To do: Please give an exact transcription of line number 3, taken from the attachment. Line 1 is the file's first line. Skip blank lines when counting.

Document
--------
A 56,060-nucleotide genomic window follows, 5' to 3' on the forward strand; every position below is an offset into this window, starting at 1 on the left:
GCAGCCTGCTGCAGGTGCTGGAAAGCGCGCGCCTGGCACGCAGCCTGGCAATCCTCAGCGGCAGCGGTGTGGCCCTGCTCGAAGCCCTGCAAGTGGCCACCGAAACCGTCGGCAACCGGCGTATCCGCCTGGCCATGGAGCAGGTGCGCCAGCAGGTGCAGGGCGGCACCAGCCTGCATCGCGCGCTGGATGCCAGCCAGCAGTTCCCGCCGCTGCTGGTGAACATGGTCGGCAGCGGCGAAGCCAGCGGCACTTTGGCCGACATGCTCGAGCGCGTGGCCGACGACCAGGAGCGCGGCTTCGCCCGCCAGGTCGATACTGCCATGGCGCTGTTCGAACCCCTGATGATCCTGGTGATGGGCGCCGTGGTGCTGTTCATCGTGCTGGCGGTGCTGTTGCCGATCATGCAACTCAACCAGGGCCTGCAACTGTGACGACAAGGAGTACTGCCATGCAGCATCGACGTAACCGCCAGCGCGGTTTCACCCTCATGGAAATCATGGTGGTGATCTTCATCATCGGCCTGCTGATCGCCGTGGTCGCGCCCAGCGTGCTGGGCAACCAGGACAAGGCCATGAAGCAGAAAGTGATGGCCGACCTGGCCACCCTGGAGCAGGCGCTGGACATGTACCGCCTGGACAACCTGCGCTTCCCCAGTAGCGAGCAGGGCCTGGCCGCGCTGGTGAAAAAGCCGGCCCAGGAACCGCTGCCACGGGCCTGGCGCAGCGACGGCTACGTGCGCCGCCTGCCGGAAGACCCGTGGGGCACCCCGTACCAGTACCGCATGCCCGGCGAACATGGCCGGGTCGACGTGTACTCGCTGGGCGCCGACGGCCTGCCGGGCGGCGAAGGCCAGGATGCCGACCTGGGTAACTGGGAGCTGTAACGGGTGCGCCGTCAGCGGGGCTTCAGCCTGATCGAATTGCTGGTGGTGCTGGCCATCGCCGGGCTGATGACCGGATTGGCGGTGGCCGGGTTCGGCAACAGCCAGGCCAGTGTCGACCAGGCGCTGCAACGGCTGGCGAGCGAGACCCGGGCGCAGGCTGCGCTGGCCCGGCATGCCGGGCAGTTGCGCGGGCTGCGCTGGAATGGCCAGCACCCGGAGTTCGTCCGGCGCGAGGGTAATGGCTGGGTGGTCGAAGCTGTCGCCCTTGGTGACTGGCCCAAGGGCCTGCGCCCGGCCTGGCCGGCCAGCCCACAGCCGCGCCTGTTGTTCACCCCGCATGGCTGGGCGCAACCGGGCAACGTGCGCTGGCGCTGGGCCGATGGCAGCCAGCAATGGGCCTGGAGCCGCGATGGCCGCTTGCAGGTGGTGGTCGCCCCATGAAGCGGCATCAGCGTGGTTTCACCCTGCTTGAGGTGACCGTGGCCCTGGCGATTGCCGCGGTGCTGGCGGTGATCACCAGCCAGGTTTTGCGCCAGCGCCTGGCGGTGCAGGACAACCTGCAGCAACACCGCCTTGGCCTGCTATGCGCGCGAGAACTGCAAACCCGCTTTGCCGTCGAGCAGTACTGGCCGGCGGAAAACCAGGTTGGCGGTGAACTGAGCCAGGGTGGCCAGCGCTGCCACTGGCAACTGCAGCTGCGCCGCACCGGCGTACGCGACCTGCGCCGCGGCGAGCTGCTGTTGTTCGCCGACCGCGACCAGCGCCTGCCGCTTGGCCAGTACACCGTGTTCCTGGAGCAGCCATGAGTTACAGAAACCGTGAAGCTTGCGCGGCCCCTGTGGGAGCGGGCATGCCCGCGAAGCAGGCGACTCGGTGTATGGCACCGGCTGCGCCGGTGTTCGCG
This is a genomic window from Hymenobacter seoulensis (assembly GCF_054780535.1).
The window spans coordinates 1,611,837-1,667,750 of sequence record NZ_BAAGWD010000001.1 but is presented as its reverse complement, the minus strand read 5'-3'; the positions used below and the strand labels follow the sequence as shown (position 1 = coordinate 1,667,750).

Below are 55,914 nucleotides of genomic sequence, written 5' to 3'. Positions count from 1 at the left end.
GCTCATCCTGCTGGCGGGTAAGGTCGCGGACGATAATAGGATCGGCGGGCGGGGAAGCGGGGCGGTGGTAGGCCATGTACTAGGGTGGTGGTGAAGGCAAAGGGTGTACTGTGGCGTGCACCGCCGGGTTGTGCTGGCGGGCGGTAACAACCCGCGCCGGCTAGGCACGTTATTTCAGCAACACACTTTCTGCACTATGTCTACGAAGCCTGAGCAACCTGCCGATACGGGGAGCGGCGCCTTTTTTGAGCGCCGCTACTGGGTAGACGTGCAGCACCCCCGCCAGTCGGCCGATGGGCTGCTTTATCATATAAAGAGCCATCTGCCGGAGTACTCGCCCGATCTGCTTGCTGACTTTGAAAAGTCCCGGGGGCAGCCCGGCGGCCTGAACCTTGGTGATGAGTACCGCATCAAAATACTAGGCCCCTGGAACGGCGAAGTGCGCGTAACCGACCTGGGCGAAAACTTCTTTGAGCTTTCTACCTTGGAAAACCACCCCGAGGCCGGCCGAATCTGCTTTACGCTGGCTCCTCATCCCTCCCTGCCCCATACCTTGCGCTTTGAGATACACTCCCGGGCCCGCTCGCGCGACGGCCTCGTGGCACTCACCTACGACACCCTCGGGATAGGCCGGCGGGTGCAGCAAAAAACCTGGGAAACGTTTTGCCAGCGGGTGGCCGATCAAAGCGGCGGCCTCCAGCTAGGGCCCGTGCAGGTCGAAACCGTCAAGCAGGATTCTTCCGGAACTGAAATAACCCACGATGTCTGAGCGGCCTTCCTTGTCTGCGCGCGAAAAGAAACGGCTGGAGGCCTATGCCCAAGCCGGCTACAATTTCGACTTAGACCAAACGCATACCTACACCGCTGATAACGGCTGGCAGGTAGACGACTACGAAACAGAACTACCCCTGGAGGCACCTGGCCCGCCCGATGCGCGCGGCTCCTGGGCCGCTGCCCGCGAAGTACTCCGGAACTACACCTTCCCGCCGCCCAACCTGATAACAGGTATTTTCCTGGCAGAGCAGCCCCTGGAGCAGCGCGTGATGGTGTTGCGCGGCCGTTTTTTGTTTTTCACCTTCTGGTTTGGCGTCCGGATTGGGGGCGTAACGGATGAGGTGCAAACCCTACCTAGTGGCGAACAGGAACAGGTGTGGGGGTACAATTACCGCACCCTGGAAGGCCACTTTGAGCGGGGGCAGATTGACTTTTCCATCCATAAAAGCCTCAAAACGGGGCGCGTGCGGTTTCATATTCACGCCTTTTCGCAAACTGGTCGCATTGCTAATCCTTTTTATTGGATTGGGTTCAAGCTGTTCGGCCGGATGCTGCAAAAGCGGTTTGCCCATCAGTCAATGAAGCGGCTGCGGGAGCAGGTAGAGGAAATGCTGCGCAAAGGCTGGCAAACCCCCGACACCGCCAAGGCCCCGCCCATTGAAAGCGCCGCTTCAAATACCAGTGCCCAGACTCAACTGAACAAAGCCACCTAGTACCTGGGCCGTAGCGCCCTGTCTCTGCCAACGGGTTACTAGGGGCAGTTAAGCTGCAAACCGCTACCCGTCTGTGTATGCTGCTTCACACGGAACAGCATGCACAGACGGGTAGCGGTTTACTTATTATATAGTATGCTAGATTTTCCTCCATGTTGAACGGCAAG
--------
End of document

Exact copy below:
This is a genomic window from Hymenobacter seoulensis (assembly GCF_054780535.1).